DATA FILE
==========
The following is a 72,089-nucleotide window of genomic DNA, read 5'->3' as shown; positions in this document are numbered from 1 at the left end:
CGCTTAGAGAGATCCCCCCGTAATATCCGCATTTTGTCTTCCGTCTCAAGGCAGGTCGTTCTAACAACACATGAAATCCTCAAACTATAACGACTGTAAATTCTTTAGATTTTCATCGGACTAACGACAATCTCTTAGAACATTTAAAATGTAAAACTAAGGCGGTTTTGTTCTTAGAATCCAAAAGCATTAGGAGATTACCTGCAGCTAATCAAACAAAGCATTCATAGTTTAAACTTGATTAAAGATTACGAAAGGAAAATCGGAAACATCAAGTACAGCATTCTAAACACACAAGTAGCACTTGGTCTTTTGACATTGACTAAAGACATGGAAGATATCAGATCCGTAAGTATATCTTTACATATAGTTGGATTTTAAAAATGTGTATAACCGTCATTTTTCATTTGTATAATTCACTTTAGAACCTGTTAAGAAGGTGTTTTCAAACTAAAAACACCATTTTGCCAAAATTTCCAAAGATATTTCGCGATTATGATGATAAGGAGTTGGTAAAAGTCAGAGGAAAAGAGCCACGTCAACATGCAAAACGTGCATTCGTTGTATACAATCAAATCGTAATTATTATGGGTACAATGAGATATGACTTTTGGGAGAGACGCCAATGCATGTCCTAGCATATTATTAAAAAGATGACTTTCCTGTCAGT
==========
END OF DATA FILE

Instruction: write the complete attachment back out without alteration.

The following is a 72,089-nucleotide window of genomic DNA, read 5'->3' as shown; positions in this document are numbered from 1 at the left end:
CGCTTAGAGAGATCCCCCCGTAATATCCGCATTTTGTCTTCCGTCTCAAGGCAGGTCGTTCTAACAACACATGAAATCCTCAAACTATAACGACTGTAAATTCTTTAGATTTTCATCGGACTAACGACAATCTCTTAGAACATTTAAAATGTAAAACTAAGGCGGTTTTGTTCTTAGAATCCAAAAGCATTAGGAGATTACCTGCAGCTAATCAAACAAAGCATTCATAGTTTAAACTTGATTAAAGATTACGAAAGGAAAATCGGAAACATCAAGTACAGCATTCTAAACACACAAGTAGCACTTGGTCTTTTGACATTGACTAAAGACATGGAAGATATCAGATCCGTAAGTATATCTTTACATATAGTTGGATTTTAAAAATGTGTATAACCGTCATTTTTCATTTGTATAATTCACTTTAGAACCTGTTAAGAAGGTGTTTTCAAACTAAAAACACCATTTTGCCAAAATTTCCAAAGATATTTCGCGATTATGATGATAAGGAGTTGGTAAAAGTCAGAGGAAAAGAGCCACGTCAACATGCAAAACGTGCATTCGTTGTATACAATCAAATCGTAATTATTATGGGTACAATGAGATATGACTTTTGGGAGAGACGCCAATGCATGTCCTAGCATATTATTAAAAAGATGACTTTCCTGTCAGT